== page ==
Many high school students don't hear a peep about personal finances within their school walls, but the juniors and seniors at Woodrow Wilson High School in Washington, D.C., got the chance to hear from one of the most powerful economists on the planet, Fed Chief Ben Bernanke.
The guest lecturer almost sounded a little nostalgic, remarking that "much more financial sophistication is required today than when I attended high school."
He might be a little surprised at just how much. Bernanke told the students that they may not be thinking about finances now, but they will some day be responsible for a family budget, a new car, or a home. That means they'll have to learn about budgeting, banking, saving, investment, and credit cards, he said.
With all due respect to the venerable chairman, I might suggest that students don't need to know those things someday -- they need to know them now.
It's a hard-knock life
Many teen shoppers already use credit cards, some in their own name and some in their parents'. Credit card issuers have been quite clever in their credit and debt card offerings for teens, some containing educational components that also allow parents to impose spending limits. Just to name a few, both Visa and MasterCard
Teens with part-time jobs probably already have checking accounts and debit cards to go with them. Some may be helping contribute to their own college savings. Others may be missing an early financial lesson if they're working and don't have some kind of long-term savings accounts.
The moment teens leave the nest, they'll start getting blanketed by credit card applications. They should know what they're facing before they start sending away for those pieces of plastic. Credit card debt has become a growing part of student debt, and it can make it hard for young people to get on their feet when they get their first jobs. They're in much better shape if they understand credit before the card arrives in the mail, rather than having to learn their credit lessons the hard way.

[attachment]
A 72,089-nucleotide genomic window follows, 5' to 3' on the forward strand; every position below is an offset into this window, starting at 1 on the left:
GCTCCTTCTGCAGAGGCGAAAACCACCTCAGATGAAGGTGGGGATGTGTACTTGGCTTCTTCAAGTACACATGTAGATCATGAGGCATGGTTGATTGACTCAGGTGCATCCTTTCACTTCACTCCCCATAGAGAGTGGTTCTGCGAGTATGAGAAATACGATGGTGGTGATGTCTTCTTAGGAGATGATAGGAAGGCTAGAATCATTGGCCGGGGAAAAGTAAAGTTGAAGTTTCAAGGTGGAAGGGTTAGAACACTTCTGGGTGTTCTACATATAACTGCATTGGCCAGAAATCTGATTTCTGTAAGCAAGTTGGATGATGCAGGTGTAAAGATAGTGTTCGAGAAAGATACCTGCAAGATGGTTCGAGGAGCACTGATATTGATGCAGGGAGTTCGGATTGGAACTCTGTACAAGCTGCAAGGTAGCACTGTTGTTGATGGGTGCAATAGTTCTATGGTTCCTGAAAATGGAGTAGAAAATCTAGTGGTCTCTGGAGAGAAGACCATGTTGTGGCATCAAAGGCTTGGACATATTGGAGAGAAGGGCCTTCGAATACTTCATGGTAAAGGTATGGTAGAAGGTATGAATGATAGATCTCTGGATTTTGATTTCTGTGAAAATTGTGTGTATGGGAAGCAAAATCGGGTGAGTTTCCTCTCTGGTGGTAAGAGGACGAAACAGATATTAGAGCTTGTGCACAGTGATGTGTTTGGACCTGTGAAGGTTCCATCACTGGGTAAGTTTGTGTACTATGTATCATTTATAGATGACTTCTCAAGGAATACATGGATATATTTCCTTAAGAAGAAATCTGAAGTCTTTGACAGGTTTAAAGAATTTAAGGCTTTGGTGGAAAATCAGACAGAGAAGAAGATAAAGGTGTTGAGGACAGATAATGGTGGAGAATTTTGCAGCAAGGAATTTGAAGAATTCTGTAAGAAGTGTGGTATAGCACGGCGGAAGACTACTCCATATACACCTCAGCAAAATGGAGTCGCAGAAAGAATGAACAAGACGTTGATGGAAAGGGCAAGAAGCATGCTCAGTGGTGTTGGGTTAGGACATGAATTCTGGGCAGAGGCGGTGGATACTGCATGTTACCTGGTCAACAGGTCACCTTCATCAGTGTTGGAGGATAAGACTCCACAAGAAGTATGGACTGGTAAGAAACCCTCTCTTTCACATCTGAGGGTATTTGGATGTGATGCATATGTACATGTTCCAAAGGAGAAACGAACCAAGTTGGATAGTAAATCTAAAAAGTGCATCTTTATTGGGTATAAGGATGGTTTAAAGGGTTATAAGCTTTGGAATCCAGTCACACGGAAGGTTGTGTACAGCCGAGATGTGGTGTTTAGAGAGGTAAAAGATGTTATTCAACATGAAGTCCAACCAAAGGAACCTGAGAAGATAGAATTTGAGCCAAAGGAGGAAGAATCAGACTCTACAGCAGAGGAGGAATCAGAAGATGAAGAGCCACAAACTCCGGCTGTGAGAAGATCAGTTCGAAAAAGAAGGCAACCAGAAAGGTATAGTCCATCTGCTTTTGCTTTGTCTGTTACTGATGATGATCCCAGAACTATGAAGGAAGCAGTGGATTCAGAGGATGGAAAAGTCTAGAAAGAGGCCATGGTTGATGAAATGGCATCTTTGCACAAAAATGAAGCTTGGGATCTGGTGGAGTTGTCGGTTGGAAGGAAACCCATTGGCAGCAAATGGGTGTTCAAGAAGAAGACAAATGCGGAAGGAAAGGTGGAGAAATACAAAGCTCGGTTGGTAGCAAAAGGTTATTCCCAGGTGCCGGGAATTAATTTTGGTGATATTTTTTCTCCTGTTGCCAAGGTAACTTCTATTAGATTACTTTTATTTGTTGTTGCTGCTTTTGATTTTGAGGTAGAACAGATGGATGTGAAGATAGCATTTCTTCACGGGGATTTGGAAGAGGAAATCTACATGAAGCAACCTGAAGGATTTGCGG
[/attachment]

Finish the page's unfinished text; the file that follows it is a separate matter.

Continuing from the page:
Teens heading off on their own, like the juniors and seniors who listened to Bernanke's talk, also need to have a basic grasp of budgeting. Whether they're trekking to college or setting out for a first job, moving away from home means managing at least some of their own expenses, maybe for the first time.
Required classes for Foolish teens
If you're a clueless teen (or you've got one at home), there's plenty of opportunity to learn the basics of budgeting, credit, and investing before you're forced to fly on your own for the first time. Poke around in the Teens & Their Money section of the website, and you'll find basic lessons about money and investing that may inspire any teenage mall shopper to save like a budding millionaire. Maybe they'll be interested in learning whether they'd rather invest their money in Abercrombie & Fitch
No teen should leave home without a lesson or two in credit. An early understanding of the credit industry, started before accumulating any blemishes on those tell-tale reports, can put a teenager on a lifelong road of top-of-the-class credit ratings. You can learn more about the credit challenges teens face in the Family section of our personal finance newsletter service, Motley Fool Green Light.
Entice your teen to study up a little bit with the opportunity to win $1,000, and check out these other ideas for turning your teen into a savvy consumer, and maybe even the next Fed chairman:Mary Dalrymple does not own stock in any company mentioned in this article. She welcomes your feedback. MasterCard is an Inside Value selection, and bebe is a Stock Advisor recommendation. The Motley Fool has a disclosure policy.